On August 21, 2018, the US Court of Appeals for the District of Columbia Circuit handed down its long-awaited opinion in the case of Utility Solid Waste Activities Group v. Environmental Protection Agency (the USWAG case). In a previous Steptoe Coal Ash Rule Update, we reported on EPA's attempt to delay oral argument in the USWAG case, and EPA's request to have most of the controversy remanded to EPA so the agency could complete the process of reconsidering major sections of the Coal Combustion Residuals (CCR or Coal Ash) Rule. The DC Circuit declined to rule on the EPA's request for remand and conducted lengthy oral argument on November 17, 2017. Both USWAG and a group of environmental NGOs challenged portions of the Coal Ash Rule. The DC Circuit's recent opinion grants the EPA’s motion to remand in part, denies it in part, grants most of the relief requested by the NGOs, and denies most of the relief requested by USWAG.
The 2015 Coal Ash Rule, for the first time, brought the disposal of CCR under the purview of the Resource Conservation and Recovery Act (RCRA). RCRA was passed in 1976 and designed to be a "cradle to grave" scheme for the management of solid and hazardous waste. Hazardous waste is addressed in subtitle C of RCRA. Under subtitle C, EPA directly regulates all stages of production and disposition of hazardous waste and has administrative enforcement power, as well as authority to initiate or recommend civil and criminal actions for violations. By contrast, subtitle D envisions that states are primarily responsible for regulating disposal of non-hazardous wastes in landfills and dumps. Despite recognizing that CCR contains hazardous and toxic constituents, EPA in the Coal Ash Rule elected to regulate CCR under subtitle D, and, as addressed in previous Coal Ash Rule Updates, has vigorously encouraged the states to take a more active role in managing CCR sites.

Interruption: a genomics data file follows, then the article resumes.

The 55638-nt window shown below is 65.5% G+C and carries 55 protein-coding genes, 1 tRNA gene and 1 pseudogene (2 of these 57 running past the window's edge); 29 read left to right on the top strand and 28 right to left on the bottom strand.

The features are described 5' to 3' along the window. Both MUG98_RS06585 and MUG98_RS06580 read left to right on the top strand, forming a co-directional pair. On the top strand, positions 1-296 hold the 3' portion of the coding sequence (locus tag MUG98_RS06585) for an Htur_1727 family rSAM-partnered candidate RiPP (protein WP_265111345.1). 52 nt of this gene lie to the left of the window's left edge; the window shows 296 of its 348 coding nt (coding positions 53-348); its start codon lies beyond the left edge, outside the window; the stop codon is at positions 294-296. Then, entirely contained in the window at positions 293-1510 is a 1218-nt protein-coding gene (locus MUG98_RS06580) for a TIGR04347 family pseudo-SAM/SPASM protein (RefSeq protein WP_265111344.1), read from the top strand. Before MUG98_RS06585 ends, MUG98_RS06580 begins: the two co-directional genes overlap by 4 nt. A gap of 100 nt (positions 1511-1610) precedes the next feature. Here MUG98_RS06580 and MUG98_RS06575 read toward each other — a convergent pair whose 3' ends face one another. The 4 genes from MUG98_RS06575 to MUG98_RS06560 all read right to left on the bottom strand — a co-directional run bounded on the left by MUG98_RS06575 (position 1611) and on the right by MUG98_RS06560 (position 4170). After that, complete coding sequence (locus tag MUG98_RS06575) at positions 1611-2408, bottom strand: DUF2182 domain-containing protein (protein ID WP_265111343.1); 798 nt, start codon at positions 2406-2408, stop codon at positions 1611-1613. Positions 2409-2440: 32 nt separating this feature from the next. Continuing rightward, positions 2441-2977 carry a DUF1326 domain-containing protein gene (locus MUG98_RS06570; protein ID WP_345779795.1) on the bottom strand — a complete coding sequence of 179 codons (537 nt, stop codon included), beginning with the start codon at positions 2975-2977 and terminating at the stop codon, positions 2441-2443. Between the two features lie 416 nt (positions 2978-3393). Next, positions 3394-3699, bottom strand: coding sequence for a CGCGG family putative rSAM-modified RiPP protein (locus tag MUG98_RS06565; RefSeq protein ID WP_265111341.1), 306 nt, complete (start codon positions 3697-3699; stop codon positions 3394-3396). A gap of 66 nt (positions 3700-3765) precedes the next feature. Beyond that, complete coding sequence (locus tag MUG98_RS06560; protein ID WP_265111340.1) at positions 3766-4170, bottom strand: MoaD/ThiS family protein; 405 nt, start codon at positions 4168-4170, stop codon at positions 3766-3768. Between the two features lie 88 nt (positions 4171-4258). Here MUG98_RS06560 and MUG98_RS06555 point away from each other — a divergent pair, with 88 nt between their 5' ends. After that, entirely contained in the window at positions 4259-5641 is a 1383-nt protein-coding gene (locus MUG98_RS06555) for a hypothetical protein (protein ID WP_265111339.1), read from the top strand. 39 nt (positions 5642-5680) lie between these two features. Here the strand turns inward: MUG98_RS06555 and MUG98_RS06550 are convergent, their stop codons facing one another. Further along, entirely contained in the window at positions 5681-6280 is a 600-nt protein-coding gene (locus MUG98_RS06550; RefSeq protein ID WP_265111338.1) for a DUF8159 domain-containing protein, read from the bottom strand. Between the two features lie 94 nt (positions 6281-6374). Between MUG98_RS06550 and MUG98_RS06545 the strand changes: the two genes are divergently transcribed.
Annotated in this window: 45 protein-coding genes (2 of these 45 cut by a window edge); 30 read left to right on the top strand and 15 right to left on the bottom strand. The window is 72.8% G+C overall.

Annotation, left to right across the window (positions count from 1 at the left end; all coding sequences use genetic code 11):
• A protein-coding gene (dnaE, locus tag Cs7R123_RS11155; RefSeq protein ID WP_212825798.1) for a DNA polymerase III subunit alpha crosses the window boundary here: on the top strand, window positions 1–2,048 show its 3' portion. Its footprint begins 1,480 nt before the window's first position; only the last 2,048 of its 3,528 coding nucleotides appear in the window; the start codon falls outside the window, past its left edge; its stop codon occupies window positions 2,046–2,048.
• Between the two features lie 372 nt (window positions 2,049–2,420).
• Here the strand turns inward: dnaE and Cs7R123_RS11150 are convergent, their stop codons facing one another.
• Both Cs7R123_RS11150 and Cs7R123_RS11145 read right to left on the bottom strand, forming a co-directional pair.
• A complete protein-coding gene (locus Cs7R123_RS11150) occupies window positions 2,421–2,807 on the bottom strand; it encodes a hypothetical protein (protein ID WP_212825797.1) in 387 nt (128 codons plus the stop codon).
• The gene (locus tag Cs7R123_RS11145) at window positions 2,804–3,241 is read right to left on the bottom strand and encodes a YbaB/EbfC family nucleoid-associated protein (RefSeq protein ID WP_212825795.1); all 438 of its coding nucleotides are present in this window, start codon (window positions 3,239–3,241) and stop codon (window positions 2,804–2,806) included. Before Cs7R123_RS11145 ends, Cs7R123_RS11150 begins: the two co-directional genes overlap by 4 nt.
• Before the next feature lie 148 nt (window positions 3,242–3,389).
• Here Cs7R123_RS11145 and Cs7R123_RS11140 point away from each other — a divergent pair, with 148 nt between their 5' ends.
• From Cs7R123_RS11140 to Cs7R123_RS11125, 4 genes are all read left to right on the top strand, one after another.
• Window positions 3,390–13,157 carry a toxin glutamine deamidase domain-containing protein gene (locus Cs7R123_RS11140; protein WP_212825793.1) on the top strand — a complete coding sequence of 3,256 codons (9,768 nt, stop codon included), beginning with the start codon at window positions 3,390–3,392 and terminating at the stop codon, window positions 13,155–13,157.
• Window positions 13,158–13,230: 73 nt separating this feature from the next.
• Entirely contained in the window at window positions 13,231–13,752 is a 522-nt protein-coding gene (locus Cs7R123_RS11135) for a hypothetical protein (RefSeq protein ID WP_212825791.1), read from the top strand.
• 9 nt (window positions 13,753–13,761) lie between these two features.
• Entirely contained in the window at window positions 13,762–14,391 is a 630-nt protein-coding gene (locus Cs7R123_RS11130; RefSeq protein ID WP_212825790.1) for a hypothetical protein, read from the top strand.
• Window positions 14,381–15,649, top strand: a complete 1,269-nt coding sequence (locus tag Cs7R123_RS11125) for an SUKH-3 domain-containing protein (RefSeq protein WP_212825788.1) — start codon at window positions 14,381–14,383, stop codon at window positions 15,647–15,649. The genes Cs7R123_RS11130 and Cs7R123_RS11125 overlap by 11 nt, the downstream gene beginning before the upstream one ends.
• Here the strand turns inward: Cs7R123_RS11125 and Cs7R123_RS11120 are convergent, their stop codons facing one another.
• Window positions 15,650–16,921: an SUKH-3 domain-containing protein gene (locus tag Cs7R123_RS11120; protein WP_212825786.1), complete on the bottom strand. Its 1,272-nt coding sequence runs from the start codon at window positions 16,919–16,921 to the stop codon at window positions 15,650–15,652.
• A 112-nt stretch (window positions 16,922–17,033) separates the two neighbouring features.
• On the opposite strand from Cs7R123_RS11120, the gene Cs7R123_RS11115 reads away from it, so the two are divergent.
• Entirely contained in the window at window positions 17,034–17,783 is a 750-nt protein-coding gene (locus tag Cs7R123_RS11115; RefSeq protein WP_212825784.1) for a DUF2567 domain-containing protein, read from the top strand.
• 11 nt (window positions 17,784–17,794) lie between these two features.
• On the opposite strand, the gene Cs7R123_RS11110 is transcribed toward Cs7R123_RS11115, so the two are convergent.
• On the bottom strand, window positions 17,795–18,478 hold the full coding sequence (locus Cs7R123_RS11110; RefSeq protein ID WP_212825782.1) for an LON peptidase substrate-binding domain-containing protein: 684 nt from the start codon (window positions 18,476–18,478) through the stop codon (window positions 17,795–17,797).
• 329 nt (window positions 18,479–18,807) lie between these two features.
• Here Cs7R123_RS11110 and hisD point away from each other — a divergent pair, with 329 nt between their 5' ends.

Subtitle D of RCRA, however, calls on EPA to promulgate criteria distinguishing "sanitary landfills" which are permitted under RCRA, from "open dumps," which are not. The statutory baseline for EPA’s criteria for sanitary landfills is that, at a minimum, they "shall provide that a facility may be classified as a sanitary landfill and not an open dump only if there is no reasonable probability of adverse effects on health or the environment from disposal of solid waste in such a facility." In the USWAG case, the NGOs argued certain aspects of the Coal Ash Rule actually did result in a "reasonable probability of adverse effects" on human health and the environment and, therefore, certain types of CCR impoundments were not "sanitary landfills" subject to the less stringent requirements of subtitle D, but rather "open dumps" that are prohibited under RCRA. The DC Circuit, for the most part, agreed.